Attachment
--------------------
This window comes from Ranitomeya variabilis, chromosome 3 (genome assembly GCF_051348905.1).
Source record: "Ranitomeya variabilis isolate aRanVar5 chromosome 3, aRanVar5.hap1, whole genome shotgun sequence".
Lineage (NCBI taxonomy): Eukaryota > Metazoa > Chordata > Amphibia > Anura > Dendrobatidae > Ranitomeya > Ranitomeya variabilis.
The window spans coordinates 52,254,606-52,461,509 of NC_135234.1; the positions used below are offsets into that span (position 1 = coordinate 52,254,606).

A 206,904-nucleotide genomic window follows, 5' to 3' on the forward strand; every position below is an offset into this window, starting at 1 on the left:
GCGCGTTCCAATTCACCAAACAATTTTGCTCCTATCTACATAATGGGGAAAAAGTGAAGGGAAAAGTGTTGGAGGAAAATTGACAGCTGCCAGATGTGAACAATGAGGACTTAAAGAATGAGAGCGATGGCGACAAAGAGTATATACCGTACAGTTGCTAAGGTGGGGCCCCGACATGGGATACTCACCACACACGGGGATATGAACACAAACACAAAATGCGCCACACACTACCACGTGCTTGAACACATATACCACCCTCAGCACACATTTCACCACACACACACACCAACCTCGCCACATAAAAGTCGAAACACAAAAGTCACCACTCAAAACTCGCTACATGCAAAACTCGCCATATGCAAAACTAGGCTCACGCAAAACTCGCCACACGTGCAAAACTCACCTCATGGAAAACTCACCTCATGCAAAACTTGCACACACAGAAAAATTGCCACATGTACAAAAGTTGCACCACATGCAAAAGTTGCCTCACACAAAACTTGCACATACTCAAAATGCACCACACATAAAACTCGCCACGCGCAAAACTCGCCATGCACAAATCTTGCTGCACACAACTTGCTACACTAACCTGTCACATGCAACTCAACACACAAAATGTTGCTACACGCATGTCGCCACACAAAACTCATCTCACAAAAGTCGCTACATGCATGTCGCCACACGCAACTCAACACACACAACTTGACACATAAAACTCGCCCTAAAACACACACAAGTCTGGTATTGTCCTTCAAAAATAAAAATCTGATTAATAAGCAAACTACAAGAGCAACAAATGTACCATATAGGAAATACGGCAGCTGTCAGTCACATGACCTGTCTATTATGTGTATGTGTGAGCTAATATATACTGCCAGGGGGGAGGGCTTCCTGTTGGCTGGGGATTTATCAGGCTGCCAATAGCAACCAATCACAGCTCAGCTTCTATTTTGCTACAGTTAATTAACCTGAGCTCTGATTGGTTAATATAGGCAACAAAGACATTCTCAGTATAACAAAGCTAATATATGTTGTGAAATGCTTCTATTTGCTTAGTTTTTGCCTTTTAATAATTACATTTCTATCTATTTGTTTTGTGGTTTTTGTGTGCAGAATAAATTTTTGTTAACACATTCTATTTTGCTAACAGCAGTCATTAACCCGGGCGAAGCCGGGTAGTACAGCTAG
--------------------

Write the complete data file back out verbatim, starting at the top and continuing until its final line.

This window comes from Ranitomeya variabilis, chromosome 3 (genome assembly GCF_051348905.1).
Source record: "Ranitomeya variabilis isolate aRanVar5 chromosome 3, aRanVar5.hap1, whole genome shotgun sequence".
Lineage (NCBI taxonomy): Eukaryota > Metazoa > Chordata > Amphibia > Anura > Dendrobatidae > Ranitomeya > Ranitomeya variabilis.
The window spans coordinates 52,254,606-52,461,509 of NC_135234.1; the positions used below are offsets into that span (position 1 = coordinate 52,254,606).

A 206,904-nucleotide genomic window follows, 5' to 3' on the forward strand; every position below is an offset into this window, starting at 1 on the left:
GCGCGTTCCAATTCACCAAACAATTTTGCTCCTATCTACATAATGGGGAAAAAGTGAAGGGAAAAGTGTTGGAGGAAAATTGACAGCTGCCAGATGTGAACAATGAGGACTTAAAGAATGAGAGCGATGGCGACAAAGAGTATATACCGTACAGTTGCTAAGGTGGGGCCCCGACATGGGATACTCACCACACACGGGGATATGAACACAAACACAAAATGCGCCACACACTACCACGTGCTTGAACACATATACCACCCTCAGCACACATTTCACCACACACACACACCAACCTCGCCACATAAAAGTCGAAACACAAAAGTCACCACTCAAAACTCGCTACATGCAAAACTCGCCATATGCAAAACTAGGCTCACGCAAAACTCGCCACACGTGCAAAACTCACCTCATGGAAAACTCACCTCATGCAAAACTTGCACACACAGAAAAATTGCCACATGTACAAAAGTTGCACCACATGCAAAAGTTGCCTCACACAAAACTTGCACATACTCAAAATGCACCACACATAAAACTCGCCACGCGCAAAACTCGCCATGCACAAATCTTGCTGCACACAACTTGCTACACTAACCTGTCACATGCAACTCAACACACAAAATGTTGCTACACGCATGTCGCCACACAAAACTCATCTCACAAAAGTCGCTACATGCATGTCGCCACACGCAACTCAACACACACAACTTGACACATAAAACTCGCCCTAAAACACACACAAGTCTGGTATTGTCCTTCAAAAATAAAAATCTGATTAATAAGCAAACTACAAGAGCAACAAATGTACCATATAGGAAATACGGCAGCTGTCAGTCACATGACCTGTCTATTATGTGTATGTGTGAGCTAATATATACTGCCAGGGGGGAGGGCTTCCTGTTGGCTGGGGATTTATCAGGCTGCCAATAGCAACCAATCACAGCTCAGCTTCTATTTTGCTACAGTTAATTAACCTGAGCTCTGATTGGTTAATATAGGCAACAAAGACATTCTCAGTATAACAAAGCTAATATATGTTGTGAAATGCTTCTATTTGCTTAGTTTTTGCCTTTTAATAATTACATTTCTATCTATTTGTTTTGTGGTTTTTGTGTGCAGAATAAATTTTTGTTAACACATTCTATTTTGCTAACAGCAGTCATTAACCCGGGCGAAGCCGGGTAGTACAGCTAG